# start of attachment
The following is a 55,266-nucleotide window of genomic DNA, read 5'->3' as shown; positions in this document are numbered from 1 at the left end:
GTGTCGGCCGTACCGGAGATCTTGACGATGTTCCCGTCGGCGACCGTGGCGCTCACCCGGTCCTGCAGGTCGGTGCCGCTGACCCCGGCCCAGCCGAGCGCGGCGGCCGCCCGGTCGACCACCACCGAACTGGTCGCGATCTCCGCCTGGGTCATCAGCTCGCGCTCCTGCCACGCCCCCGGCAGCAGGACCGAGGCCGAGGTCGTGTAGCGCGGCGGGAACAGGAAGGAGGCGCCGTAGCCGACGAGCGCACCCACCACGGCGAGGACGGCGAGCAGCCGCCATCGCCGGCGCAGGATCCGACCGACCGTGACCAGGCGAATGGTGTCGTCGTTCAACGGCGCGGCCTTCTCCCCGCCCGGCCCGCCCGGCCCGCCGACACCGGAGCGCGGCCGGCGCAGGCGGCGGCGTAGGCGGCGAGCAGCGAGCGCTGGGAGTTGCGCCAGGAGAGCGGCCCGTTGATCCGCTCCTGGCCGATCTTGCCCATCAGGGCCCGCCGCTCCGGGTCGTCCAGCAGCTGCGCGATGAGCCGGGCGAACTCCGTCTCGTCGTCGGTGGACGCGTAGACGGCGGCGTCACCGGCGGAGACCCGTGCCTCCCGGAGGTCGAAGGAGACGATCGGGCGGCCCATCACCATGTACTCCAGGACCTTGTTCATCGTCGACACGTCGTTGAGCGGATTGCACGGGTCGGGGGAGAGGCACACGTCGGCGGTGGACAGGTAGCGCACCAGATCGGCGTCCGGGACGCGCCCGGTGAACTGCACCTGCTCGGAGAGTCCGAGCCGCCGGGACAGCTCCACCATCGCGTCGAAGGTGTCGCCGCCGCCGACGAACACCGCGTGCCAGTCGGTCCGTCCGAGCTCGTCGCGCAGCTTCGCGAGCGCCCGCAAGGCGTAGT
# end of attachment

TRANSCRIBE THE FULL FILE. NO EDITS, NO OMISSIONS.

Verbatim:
The following is a 55,266-nucleotide window of genomic DNA, read 5'->3' as shown; positions in this document are numbered from 1 at the left end:
GTGTCGGCCGTACCGGAGATCTTGACGATGTTCCCGTCGGCGACCGTGGCGCTCACCCGGTCCTGCAGGTCGGTGCCGCTGACCCCGGCCCAGCCGAGCGCGGCGGCCGCCCGGTCGACCACCACCGAACTGGTCGCGATCTCCGCCTGGGTCATCAGCTCGCGCTCCTGCCACGCCCCCGGCAGCAGGACCGAGGCCGAGGTCGTGTAGCGCGGCGGGAACAGGAAGGAGGCGCCGTAGCCGACGAGCGCACCCACCACGGCGAGGACGGCGAGCAGCCGCCATCGCCGGCGCAGGATCCGACCGACCGTGACCAGGCGAATGGTGTCGTCGTTCAACGGCGCGGCCTTCTCCCCGCCCGGCCCGCCCGGCCCGCCGACACCGGAGCGCGGCCGGCGCAGGCGGCGGCGTAGGCGGCGAGCAGCGAGCGCTGGGAGTTGCGCCAGGAGAGCGGCCCGTTGATCCGCTCCTGGCCGATCTTGCCCATCAGGGCCCGCCGCTCCGGGTCGTCCAGCAGCTGCGCGATGAGCCGGGCGAACTCCGTCTCGTCGTCGGTGGACGCGTAGACGGCGGCGTCACCGGCGGAGACCCGTGCCTCCCGGAGGTCGAAGGAGACGATCGGGCGGCCCATCACCATGTACTCCAGGACCTTGTTCATCGTCGACACGTCGTTGAGCGGATTGCACGGGTCGGGGGAGAGGCACACGTCGGCGGTGGACAGGTAGCGCACCAGATCGGCGTCCGGGACGCGCCCGGTGAACTGCACCTGCTCGGAGAGTCCGAGCCGCCGGGACAGCTCCACCATCGCGTCGAAGGTGTCGCCGCCGCCGACGAACACCGCGTGCCAGTCGGTCCGTCCGAGCTCGTCGCGCAGCTTCGCGAGCGCCCGCAAGGCGTAGT